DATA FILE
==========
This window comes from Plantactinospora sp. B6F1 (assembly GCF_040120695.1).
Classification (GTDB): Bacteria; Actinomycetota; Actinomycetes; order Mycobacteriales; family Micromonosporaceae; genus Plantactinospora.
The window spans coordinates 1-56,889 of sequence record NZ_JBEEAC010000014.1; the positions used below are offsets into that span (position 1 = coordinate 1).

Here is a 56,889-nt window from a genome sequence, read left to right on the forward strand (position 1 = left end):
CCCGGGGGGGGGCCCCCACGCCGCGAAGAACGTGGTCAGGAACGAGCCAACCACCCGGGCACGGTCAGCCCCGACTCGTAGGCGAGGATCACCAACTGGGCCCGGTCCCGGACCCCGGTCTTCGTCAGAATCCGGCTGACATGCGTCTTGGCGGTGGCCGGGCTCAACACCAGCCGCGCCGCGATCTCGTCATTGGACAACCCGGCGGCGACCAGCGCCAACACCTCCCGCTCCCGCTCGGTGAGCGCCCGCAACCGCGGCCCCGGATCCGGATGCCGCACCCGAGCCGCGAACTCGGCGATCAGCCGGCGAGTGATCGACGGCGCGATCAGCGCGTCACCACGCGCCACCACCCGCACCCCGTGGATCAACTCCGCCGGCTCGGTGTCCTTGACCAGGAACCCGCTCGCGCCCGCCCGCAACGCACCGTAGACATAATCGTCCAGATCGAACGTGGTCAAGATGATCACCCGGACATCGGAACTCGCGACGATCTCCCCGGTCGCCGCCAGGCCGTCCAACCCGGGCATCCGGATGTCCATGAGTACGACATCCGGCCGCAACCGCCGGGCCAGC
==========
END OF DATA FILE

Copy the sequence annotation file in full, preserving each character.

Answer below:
This window comes from Plantactinospora sp. B6F1 (assembly GCF_040120695.1).
Classification (GTDB): Bacteria; Actinomycetota; Actinomycetes; order Mycobacteriales; family Micromonosporaceae; genus Plantactinospora.
The window spans coordinates 1-56,889 of sequence record NZ_JBEEAC010000014.1; the positions used below are offsets into that span (position 1 = coordinate 1).

Here is a 56,889-nt window from a genome sequence, read left to right on the forward strand (position 1 = left end):
CCCGGGGGGGGGCCCCCACGCCGCGAAGAACGTGGTCAGGAACGAGCCAACCACCCGGGCACGGTCAGCCCCGACTCGTAGGCGAGGATCACCAACTGGGCCCGGTCCCGGACCCCGGTCTTCGTCAGAATCCGGCTGACATGCGTCTTGGCGGTGGCCGGGCTCAACACCAGCCGCGCCGCGATCTCGTCATTGGACAACCCGGCGGCGACCAGCGCCAACACCTCCCGCTCCCGCTCGGTGAGCGCCCGCAACCGCGGCCCCGGATCCGGATGCCGCACCCGAGCCGCGAACTCGGCGATCAGCCGGCGAGTGATCGACGGCGCGATCAGCGCGTCACCACGCGCCACCACCCGCACCCCGTGGATCAACTCCGCCGGCTCGGTGTCCTTGACCAGGAACCCGCTCGCGCCCGCCCGCAACGCACCGTAGACATAATCGTCCAGATCGAACGTGGTCAAGATGATCACCCGGACATCGGAACTCGCGACGATCTCCCCGGTCGCCGCCAGGCCGTCCAACCCGGGCATCCGGATGTCCATGAGTACGACATCCGGCCGCAACCGCCGGGCCAGC